Geelong - Surfing the Vines
Nick Stock waxes up his surfboard and his lyrical notes to reveal the myriad treasures of the Geelong wine region.
If you haven’t booted over the Westgate Bridge recently and delved into the Geelong wine region, you should, it has a lot to offer. It’s close to Melbourne, it has an array of stunning beaches, including some of Australia’s most famous surf breaks, a cute array of small towns dotted along the coast and some serious credentials when it comes to producing great wine.
I first visited the place for reasons other than wine. I was an eight-year-old kid who was obsessed by surfing and I came across from South Australia on a family holiday. I bought my very first surfboard in Torquay, a pintail single fin shaped by ‘Watercooled’ in the late 1970s. I’ve still got it today, partly for sentimental reasons and partly because the style fell back into favour, as things often do.
Vines of time - Geelong's wine history
From a wine point of view, Geelong has a deep history stretching back to the early 1800s when Swiss settlers established vineyards in the area, then a significant hiatus before others rekindled wine grape production throughout the latter half of the 20th century. This mirrors similar timelines to other Victorian regions like the Yarra Valley.
But in recent years it has been a bit of a sleeper. It can’t lay claim to larger scale producers or boast the huge concentration of wineries and cellar doors of the Yarra. Neither does it have the well-heeled army of weekenders with farms or the luxury beach shack scene of Portsea and Sorrento on the Mornington.
So what does the Geelong wine region have to offer the wine traveller? The answer is an awful lot.
Firstly, it’s a well-known fact that where quality wine is concerned, size isn’t everything and this is a region with smaller, mostly family-owned wineries totalling about 60 all up. This means that visiting wineries here is interesting and you’re often talking to the people that work in the vineyard and in the winery – the real faces behind the wines.
Secondly, it covers an incredibly diverse set of different soils and climates that stretch over a relatively large area of land. There are a number of wine styles possible and a spread of producers working with all manner of grape varieties and approaches across three distinct sub-regions.
The defined three
The Bellarine is a beautiful peninsula that juts out into the middle of Port Phillip Bay, surrounded by water, it is maritime in the extreme. Here you’ll find stunning ocean vistas as well as views back across to Melbourne. There are even prized outcrops of limestone over which the best quality fruit tends to be produced.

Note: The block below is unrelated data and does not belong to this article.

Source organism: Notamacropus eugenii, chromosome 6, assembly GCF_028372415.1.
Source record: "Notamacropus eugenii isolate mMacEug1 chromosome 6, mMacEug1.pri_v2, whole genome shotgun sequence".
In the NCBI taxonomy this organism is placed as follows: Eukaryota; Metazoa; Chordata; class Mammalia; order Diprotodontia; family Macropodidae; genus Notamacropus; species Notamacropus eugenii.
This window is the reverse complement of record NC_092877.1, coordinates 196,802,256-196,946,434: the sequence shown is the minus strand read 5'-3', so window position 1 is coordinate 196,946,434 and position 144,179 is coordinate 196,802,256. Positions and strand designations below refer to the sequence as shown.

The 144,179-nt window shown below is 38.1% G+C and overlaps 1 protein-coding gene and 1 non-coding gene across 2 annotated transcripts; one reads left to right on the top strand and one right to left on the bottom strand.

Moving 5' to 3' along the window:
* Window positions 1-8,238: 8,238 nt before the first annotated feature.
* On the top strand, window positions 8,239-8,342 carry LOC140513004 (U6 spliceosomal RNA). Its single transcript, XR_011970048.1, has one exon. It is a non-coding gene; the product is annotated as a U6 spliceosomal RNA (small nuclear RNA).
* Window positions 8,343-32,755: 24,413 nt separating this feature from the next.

Bellarine wines are softer, more forward and more fruit-driven as the ocean has a moderating effect on temperature and keeps the vines moving along through vintage.
“We embraced the fruit forward styles of the Bellarine and that’s what we are making,” says Shadowfax chief winemaker, Matt Harrop, “In fact, we are only sourcing fruit from this sub-region.”
If you head down along the coast to the southwest from the Bellarine you head into the Surf Coast sub-region, home to some of the most epic surf breaks in the world including Bells Beach, an important annual stop on the World Surf League Championship Tour. This is an exposed, rugged part of the region and a newer frontier for winemakers, again, extremely maritime.
But the jewel in the region is the more inland area that sits between the township of Geelong and Ballarat known as the Moorabool Valley. It is warmer, drier and the soils are lean, meaning generally lower yields than in other parts of the region. It is tough country and site selection here is important to achieve quality.
The star varieties of the Geelong wine region are Shiraz, Pinot Noir and Chardonnay and these are the ones that have historically led the way. There’s a thread of Riesling that runs through the region with Austin’s having claim to some impressive lineage and the Rieslings of Leura Park embodying a modern, generous and popular style. Beyond these you’ll find things like Sauvignon Blanc and Pinot Gris made in many places and some inklings of future success with grapes like Gamay and Tempranillo, if you look hard enough.
Without question, the high watermark for quality in the region has long been set by the Farr family. Initially by Gary who worked as winemaker at Bannockburn before establishing his own vineyard and By Farr label, and more recently his son Nick. Gary Farr’s love of Pinot Noir from Burgundy echoes strong in the wines he has made and he has forged a formidable reputation with his Pinot Noir wines across four decades.
The ‘Farr effect’ has cast a Pinot-tinged aura across the whole Geelong region, one that has seen almost every winery in the region attempt to make great Pinot. But the reality is that great Pinot comes from great sites and, whilst there’s a lot of easygoing, accessible Pinot to be found here, the best sites are on the volcanic soils of the Moorabool Valley.